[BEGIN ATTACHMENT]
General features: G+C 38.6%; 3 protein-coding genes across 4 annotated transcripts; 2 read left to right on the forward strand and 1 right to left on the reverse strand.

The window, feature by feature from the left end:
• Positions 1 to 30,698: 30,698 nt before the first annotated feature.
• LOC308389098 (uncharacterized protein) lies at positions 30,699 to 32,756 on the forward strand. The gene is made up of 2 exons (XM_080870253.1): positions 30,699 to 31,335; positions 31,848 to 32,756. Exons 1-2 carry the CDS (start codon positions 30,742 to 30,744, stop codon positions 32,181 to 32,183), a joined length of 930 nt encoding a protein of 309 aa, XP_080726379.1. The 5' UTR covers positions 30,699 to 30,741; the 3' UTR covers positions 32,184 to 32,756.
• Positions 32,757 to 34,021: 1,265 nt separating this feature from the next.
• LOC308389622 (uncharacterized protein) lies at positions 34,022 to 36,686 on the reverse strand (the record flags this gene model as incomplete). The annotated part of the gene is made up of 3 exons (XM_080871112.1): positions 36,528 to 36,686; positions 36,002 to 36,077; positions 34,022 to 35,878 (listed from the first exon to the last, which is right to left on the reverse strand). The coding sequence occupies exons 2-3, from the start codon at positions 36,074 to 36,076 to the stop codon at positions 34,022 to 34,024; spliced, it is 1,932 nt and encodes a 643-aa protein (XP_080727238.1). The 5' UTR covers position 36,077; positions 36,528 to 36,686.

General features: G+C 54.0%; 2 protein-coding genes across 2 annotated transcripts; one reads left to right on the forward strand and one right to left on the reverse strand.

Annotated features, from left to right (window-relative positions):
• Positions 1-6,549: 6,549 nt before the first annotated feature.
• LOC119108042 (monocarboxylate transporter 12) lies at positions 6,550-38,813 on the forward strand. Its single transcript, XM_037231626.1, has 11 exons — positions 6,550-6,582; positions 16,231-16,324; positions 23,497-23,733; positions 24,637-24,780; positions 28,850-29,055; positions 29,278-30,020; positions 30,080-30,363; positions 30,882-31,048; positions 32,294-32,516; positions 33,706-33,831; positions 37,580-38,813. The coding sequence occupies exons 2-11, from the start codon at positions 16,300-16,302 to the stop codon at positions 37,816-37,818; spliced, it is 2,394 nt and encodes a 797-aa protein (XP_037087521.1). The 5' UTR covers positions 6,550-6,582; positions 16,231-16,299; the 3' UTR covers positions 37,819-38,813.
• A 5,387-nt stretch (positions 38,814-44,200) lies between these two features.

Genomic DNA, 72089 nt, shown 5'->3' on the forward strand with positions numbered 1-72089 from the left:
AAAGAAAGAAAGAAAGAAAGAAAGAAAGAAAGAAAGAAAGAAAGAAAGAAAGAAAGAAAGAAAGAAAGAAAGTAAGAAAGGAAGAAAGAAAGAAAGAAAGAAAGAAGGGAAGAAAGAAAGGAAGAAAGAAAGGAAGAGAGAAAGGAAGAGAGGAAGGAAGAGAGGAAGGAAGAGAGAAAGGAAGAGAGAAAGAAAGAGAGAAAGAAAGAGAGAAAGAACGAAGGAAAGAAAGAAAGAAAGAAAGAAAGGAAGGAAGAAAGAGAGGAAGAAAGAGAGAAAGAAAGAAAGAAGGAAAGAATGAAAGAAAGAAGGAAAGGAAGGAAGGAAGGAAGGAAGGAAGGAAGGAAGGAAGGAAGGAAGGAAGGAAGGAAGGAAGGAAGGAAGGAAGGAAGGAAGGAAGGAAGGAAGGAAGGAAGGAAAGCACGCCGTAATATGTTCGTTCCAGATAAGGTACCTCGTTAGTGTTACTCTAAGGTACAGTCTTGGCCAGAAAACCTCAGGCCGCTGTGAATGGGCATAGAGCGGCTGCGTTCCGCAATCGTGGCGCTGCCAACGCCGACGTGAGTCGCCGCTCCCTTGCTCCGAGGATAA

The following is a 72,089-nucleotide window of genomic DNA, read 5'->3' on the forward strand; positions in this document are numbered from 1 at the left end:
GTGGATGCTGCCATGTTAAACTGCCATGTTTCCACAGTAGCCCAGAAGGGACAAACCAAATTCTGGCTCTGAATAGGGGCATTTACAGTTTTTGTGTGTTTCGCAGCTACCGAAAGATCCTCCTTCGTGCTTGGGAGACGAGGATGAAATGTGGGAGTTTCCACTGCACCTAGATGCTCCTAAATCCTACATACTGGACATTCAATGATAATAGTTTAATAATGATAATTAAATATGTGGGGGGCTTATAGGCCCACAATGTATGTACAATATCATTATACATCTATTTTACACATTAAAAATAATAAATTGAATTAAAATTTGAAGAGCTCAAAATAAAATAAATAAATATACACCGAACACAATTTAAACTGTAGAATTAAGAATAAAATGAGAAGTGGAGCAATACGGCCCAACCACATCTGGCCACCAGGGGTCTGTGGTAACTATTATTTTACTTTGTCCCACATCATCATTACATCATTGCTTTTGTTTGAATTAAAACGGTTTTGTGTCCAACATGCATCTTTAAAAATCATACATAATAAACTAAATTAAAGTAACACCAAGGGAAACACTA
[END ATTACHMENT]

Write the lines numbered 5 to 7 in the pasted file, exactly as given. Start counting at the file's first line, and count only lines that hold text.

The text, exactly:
• Positions 32,757 to 34,021: 1,265 nt separating this feature from the next.
• LOC308389622 (uncharacterized protein) lies at positions 34,022 to 36,686 on the reverse strand (the record flags this gene model as incomplete). The annotated part of the gene is made up of 3 exons (XM_080871112.1): positions 36,528 to 36,686; positions 36,002 to 36,077; positions 34,022 to 35,878 (listed from the first exon to the last, which is right to left on the reverse strand). The coding sequence occupies exons 2-3, from the start codon at positions 36,074 to 36,076 to the stop codon at positions 34,022 to 34,024; spliced, it is 1,932 nt and encodes a 643-aa protein (XP_080727238.1). The 5' UTR covers position 36,077; positions 36,528 to 36,686.

General features: G+C 54.0%; 2 protein-coding genes across 2 annotated transcripts; one reads left to right on the forward strand and one right to left on the reverse strand.